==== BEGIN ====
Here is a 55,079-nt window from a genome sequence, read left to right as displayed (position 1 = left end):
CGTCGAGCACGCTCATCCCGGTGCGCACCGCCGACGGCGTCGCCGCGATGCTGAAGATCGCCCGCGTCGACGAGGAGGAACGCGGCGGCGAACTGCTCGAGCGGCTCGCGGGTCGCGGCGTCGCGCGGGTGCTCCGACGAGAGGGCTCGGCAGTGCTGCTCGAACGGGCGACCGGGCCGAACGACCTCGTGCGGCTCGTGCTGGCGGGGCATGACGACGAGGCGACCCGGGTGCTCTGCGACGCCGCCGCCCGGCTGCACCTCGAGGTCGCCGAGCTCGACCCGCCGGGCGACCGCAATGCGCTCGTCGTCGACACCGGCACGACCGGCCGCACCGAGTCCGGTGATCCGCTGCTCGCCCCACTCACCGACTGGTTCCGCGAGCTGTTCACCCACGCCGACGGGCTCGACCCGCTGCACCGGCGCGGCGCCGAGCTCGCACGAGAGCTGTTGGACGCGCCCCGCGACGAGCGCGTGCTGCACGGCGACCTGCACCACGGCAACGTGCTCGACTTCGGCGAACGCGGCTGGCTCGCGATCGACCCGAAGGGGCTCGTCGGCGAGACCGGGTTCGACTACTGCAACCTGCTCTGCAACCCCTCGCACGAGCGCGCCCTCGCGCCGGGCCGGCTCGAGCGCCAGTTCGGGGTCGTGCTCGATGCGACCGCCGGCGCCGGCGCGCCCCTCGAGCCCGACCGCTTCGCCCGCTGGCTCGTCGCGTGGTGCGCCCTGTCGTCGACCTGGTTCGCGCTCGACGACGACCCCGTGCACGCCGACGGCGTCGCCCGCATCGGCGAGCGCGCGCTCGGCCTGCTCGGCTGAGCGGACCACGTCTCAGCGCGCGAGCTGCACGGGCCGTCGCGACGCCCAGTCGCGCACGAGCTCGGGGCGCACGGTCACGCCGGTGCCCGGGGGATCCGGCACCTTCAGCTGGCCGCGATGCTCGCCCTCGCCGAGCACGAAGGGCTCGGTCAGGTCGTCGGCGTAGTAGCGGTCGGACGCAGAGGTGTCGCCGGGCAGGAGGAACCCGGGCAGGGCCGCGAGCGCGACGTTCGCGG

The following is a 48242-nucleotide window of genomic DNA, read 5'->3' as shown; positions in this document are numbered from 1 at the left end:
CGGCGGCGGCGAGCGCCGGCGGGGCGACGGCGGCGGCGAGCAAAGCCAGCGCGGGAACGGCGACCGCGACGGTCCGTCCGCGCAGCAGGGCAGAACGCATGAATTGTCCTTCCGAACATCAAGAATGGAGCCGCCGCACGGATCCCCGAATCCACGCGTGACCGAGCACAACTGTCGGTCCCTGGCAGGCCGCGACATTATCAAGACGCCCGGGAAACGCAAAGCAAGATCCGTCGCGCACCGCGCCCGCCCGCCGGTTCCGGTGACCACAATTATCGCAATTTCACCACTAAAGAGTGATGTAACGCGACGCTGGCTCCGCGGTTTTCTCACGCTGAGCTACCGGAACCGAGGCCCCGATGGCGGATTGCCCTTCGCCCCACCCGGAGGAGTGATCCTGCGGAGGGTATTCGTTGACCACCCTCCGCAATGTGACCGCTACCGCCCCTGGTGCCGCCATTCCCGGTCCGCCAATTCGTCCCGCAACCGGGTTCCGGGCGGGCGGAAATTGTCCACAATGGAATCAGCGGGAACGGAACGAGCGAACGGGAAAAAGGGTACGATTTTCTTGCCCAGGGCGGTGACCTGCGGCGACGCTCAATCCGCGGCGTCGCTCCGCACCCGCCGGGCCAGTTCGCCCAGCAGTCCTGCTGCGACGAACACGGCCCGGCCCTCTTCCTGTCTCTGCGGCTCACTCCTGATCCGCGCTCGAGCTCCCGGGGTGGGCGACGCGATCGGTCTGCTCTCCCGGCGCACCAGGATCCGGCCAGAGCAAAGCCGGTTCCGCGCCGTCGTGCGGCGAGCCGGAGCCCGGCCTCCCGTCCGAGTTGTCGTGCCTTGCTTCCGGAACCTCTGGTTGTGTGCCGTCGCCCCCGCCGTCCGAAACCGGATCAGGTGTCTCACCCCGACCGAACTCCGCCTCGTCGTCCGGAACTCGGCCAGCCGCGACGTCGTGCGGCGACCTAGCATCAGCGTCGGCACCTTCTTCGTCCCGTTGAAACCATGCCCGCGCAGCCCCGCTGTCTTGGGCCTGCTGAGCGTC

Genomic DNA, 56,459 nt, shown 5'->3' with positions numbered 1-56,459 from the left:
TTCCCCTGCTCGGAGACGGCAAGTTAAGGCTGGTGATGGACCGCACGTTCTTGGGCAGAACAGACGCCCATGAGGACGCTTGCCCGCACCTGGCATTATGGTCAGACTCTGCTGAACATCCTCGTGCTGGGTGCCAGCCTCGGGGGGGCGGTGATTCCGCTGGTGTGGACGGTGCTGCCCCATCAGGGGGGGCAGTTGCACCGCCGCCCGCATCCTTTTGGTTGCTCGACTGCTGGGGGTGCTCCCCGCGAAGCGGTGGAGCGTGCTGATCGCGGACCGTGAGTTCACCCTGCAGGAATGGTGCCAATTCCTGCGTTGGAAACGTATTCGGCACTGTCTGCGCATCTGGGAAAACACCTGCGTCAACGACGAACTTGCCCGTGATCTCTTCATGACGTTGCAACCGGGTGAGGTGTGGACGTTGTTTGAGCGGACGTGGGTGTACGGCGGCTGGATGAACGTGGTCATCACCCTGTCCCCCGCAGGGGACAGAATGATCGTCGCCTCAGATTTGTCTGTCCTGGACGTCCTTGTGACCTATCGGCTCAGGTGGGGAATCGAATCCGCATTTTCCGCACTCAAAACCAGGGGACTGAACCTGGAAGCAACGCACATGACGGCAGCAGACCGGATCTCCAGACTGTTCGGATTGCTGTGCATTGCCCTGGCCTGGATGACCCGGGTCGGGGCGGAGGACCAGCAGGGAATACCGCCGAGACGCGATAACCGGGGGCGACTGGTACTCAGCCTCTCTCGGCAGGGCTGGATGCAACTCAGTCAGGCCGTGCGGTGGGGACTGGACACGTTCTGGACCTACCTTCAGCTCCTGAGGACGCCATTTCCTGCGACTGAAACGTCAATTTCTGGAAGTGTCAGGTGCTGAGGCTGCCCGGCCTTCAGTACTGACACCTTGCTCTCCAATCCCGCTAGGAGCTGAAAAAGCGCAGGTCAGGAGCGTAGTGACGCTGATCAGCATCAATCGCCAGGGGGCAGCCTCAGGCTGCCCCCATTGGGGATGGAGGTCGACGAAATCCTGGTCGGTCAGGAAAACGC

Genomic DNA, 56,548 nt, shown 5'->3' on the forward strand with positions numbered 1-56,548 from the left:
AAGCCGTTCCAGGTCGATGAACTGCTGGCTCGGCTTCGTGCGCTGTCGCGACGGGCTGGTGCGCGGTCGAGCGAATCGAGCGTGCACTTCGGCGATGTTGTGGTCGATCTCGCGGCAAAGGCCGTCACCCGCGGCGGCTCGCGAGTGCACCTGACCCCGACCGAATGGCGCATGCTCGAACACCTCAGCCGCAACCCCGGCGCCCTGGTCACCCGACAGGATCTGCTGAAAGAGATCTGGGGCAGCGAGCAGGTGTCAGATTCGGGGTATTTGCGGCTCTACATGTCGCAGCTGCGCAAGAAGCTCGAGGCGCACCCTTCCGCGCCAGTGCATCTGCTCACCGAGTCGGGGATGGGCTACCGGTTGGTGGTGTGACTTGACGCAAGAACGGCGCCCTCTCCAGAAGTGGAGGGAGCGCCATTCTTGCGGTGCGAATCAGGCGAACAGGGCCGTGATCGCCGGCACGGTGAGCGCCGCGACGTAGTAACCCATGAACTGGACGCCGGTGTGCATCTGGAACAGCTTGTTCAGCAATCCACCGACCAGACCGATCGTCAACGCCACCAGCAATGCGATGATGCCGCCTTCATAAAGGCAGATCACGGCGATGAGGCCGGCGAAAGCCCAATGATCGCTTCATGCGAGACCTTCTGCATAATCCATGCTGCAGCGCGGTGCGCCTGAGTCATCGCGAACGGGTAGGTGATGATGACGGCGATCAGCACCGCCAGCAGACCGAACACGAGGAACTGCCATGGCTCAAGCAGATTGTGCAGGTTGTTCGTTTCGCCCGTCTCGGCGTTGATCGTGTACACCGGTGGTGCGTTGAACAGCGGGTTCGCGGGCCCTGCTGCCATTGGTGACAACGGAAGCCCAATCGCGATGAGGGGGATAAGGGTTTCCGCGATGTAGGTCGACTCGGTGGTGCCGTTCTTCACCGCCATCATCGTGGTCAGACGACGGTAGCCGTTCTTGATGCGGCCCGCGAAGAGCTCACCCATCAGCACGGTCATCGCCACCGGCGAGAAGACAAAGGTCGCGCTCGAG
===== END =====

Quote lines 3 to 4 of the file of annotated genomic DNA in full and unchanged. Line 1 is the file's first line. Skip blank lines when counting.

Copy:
The following is a 48242-nucleotide window of genomic DNA, read 5'->3' as shown; positions in this document are numbered from 1 at the left end:
CGGCGGCGGCGAGCGCCGGCGGGGCGACGGCGGCGGCGAGCAAAGCCAGCGCGGGAACGGCGACCGCGACGGTCCGTCCGCGCAGCAGGGCAGAACGCATGAATTGTCCTTCCGAACATCAAGAATGGAGCCGCCGCACGGATCCCCGAATCCACGCGTGACCGAGCACAACTGTCGGTCCCTGGCAGGCCGCGACATTATCAAGACGCCCGGGAAACGCAAAGCAAGATCCGTCGCGCACCGCGCCCGCCCGCCGGTTCCGGTGACCACAATTATCGCAATTTCACCACTAAAGAGTGATGTAACGCGACGCTGGCTCCGCGGTTTTCTCACGCTGAGCTACCGGAACCGAGGCCCCGATGGCGGATTGCCCTTCGCCCCACCCGGAGGAGTGATCCTGCGGAGGGTATTCGTTGACCACCCTCCGCAATGTGACCGCTACCGCCCCTGGTGCCGCCATTCCCGGTCCGCCAATTCGTCCCGCAACCGGGTTCCGGGCGGGCGGAAATTGTCCACAATGGAATCAGCGGGAACGGAACGAGCGAACGGGAAAAAGGGTACGATTTTCTTGCCCAGGGCGGTGACCTGCGGCGACGCTCAATCCGCGGCGTCGCTCCGCACCCGCCGGGCCAGTTCGCCCAGCAGTCCTGCTGCGACGAACACGGCCCGGCCCTCTTCCTGTCTCTGCGGCTCACTCCTGATCCGCGCTCGAGCTCCCGGGGTGGGCGACGCGATCGGTCTGCTCTCCCGGCGCACCAGGATCCGGCCAGAGCAAAGCCGGTTCCGCGCCGTCGTGCGGCGAGCCGGAGCCCGGCCTCCCGTCCGAGTTGTCGTGCCTTGCTTCCGGAACCTCTGGTTGTGTGCCGTCGCCCCCGCCGTCCGAAACCGGATCAGGTGTCTCACCCCGACCGAACTCCGCCTCGTCGTCCGGAACTCGGCCAGCCGCGACGTCGTGCGGCGACCTAGCATCAGCGTCGGCACCTTCTTCGTCCCGTTGAAACCATGCCCGCGCAGCCCCGCTGTCTTGGGCCTGCTGAGCGTC